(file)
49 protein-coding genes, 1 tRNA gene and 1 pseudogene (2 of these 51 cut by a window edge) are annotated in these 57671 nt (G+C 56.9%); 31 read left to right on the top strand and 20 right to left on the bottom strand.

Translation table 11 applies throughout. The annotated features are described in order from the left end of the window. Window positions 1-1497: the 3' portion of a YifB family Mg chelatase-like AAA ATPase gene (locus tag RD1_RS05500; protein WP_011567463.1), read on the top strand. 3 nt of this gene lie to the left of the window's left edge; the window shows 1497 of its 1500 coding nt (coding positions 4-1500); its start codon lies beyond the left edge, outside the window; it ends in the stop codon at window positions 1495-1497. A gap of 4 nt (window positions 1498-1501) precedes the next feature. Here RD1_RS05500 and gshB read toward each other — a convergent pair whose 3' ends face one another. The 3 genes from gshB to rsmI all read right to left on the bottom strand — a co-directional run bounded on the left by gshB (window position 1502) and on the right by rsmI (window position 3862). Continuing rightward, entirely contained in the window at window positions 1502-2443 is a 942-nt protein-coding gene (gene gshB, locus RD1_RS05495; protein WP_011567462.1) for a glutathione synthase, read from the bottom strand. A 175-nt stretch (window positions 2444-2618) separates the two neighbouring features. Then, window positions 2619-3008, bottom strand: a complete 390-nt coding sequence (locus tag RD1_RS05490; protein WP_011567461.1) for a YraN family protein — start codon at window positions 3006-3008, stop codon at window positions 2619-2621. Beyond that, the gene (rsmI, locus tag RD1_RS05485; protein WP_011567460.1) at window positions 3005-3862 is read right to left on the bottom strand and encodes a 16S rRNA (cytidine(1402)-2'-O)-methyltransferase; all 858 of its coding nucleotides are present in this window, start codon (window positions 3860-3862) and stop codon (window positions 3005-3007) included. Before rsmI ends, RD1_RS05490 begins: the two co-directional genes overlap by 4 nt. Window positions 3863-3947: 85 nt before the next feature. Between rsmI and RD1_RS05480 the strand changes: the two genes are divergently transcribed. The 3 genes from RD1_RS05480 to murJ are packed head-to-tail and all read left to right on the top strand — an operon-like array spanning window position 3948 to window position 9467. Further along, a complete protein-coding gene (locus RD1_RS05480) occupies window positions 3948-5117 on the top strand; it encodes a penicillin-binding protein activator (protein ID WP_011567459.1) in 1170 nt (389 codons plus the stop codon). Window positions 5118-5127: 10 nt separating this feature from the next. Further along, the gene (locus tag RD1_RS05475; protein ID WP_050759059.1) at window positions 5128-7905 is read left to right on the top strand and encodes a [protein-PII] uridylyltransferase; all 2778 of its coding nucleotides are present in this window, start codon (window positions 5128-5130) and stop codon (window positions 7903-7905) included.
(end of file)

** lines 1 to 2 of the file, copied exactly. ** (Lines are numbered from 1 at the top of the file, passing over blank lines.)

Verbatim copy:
49 protein-coding genes, 1 tRNA gene and 1 pseudogene (2 of these 51 cut by a window edge) are annotated in these 57671 nt (G+C 56.9%); 31 read left to right on the top strand and 20 right to left on the bottom strand.

Translation table 11 applies throughout. The annotated features are described in order from the left end of the window. Window positions 1-1497: the 3' portion of a YifB family Mg chelatase-like AAA ATPase gene (locus tag RD1_RS05500; protein WP_011567463.1), read on the top strand. 3 nt of this gene lie to the left of the window's left edge; the window shows 1497 of its 1500 coding nt (coding positions 4-1500); its start codon lies beyond the left edge, outside the window; it ends in the stop codon at window positions 1495-1497. A gap of 4 nt (window positions 1498-1501) precedes the next feature. Here RD1_RS05500 and gshB read toward each other — a convergent pair whose 3' ends face one another. The 3 genes from gshB to rsmI all read right to left on the bottom strand — a co-directional run bounded on the left by gshB (window position 1502) and on the right by rsmI (window position 3862). Continuing rightward, entirely contained in the window at window positions 1502-2443 is a 942-nt protein-coding gene (gene gshB, locus RD1_RS05495; protein WP_011567462.1) for a glutathione synthase, read from the bottom strand. A 175-nt stretch (window positions 2444-2618) separates the two neighbouring features. Then, window positions 2619-3008, bottom strand: a complete 390-nt coding sequence (locus tag RD1_RS05490; protein WP_011567461.1) for a YraN family protein — start codon at window positions 3006-3008, stop codon at window positions 2619-2621. Beyond that, the gene (rsmI, locus tag RD1_RS05485; protein WP_011567460.1) at window positions 3005-3862 is read right to left on the bottom strand and encodes a 16S rRNA (cytidine(1402)-2'-O)-methyltransferase; all 858 of its coding nucleotides are present in this window, start codon (window positions 3860-3862) and stop codon (window positions 3005-3007) included. Before rsmI ends, RD1_RS05490 begins: the two co-directional genes overlap by 4 nt. Window positions 3863-3947: 85 nt before the next feature. Between rsmI and RD1_RS05480 the strand changes: the two genes are divergently transcribed. The 3 genes from RD1_RS05480 to murJ are packed head-to-tail and all read left to right on the top strand — an operon-like array spanning window position 3948 to window position 9467. Further along, a complete protein-coding gene (locus RD1_RS05480) occupies window positions 3948-5117 on the top strand; it encodes a penicillin-binding protein activator (protein ID WP_011567459.1) in 1170 nt (389 codons plus the stop codon). Window positions 5118-5127: 10 nt separating this feature from the next. Further along, the gene (locus tag RD1_RS05475; protein ID WP_050759059.1) at window positions 5128-7905 is read left to right on the top strand and encodes a [protein-PII] uridylyltransferase; all 2778 of its coding nucleotides are present in this window, start codon (window positions 5128-5130) and stop codon (window positions 7903-7905) included.